AYUSH and Indigenous Healing Methods

By George B. Lyngdoh – MLA Umroi

The 14th of August, 2020 was a blazing red-letter day in the history of Umroi Constituency. Shri Alexander L. Hek, the Hon’ble Minister of Health, inaugurated the first-ever AYUSH Hospital in the State of Meghalaya at the sprawling premises of the Community Health Centre at Bhoirymbong. The construction of the hospital had begun on August 30, 2012 and, with much love and labour, was completed on January 14, 2020. Since April 2018, I had been trying my best to seek government intervention to make this project, verily an act of grace, functional. With the determined efforts of all stakeholders, including the hardworking doctors and officers of the Health Department, the goal was finally accomplished.

I am no expert in the subject, but from the little that I have read, AYUSH medical practice comprises five components: Ayurveda, an alternative herbal medicine practice believed to have been passed from gods to sages, and then to human physicians in the Indian subcontinent; Yoga, an ancient Indian practice that combines physical exercises, meditation and breathing techniques to strengthen physical and mental health; Unani, an alternative practice with roots in Greece, but widely practiced in India; Siddha, a traditional South Indian system of herbal medicine; and Homeopathy, a more recent and popular form pioneered by German practitioner, Samuel Hahnemann.

As informed by the Hon’ble Health Minister, the state government, with the support of the Central Government’s Ministry of AYUSH, will open up more such hospitals all over the state. With the opening of this first AYUSH hospital and the many more that are in the pipeline, I believe that the people will greatly benefit from the alternative techniques of medicine which have been practised for thousands of years. It is now in the capable hands of a young team of doctors, nurses, pharmacists, and other enthusiastic staff to render their best service with diligence, competence, and empathy.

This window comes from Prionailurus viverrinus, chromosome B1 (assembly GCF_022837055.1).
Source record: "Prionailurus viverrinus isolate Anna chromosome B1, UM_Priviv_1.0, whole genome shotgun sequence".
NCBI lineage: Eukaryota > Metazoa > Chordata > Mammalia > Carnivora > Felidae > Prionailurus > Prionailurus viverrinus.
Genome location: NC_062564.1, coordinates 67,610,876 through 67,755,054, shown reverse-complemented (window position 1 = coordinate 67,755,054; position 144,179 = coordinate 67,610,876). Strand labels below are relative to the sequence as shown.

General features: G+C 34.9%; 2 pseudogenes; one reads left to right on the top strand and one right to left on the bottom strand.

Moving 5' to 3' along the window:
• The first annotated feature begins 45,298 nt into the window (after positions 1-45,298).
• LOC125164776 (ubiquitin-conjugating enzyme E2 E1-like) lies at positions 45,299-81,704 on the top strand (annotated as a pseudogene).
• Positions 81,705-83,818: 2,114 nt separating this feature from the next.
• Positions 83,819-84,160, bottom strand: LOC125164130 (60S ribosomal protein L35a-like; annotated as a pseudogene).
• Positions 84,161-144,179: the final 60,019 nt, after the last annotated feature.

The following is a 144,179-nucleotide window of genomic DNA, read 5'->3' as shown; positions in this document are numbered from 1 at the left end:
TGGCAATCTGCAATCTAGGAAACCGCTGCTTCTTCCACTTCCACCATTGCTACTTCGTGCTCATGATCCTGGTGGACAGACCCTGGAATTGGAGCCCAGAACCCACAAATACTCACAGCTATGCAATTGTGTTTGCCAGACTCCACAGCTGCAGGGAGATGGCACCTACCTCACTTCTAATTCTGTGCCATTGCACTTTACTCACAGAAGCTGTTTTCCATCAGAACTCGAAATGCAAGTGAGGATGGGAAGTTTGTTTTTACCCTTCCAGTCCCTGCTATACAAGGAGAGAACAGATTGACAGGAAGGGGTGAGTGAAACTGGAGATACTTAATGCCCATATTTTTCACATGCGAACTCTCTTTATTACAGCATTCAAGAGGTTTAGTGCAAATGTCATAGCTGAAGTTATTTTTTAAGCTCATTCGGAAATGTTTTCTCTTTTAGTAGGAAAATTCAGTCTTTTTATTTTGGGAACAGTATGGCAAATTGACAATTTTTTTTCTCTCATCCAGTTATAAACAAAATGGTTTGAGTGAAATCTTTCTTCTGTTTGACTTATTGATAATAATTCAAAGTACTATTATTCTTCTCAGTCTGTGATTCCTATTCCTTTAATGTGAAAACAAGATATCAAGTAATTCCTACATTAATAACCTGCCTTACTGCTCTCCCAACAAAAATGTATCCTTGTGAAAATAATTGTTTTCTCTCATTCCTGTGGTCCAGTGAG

We are aware that the North East Institute of Ayurveda and Homeopathy (NEIAH), which is located in the vicinity of NEIGRIHMS, is an autonomous institution under the Ministry of AYUSH. I hope that the present AYUSH hospital and others that will be inaugurated in the days to come, will work in close coordination with NEIAH, particularly to popularise the various forms of practice and thus to create and propagate an awareness among the masses, mainly the rural populace.

The recognition and importance given by the central government to these age-old practices is evident with the establishment of a separate Ministry of AYUSH in the year 2014, segregating it from the Ministry of Health. And it is understood that the AYUSH system of medicine relies largely on herbs, oils, exercises, and also employs massage therapy. The new-found emphasis on AYUSH and its widespread popularity has led to the proliferation of herbal companies like Gaia, Patanjali, Herb Pharm, and Bio-Botanica, among others. Pantanjali’s revenues rose by an astonishing 40% as of March 2020. This shows that there is a large scope for ayurvedic products and the like; its practitioners have received considerable support from the manufacturers and the market, and this bodes well for the evolution of health and healing across our citizenry.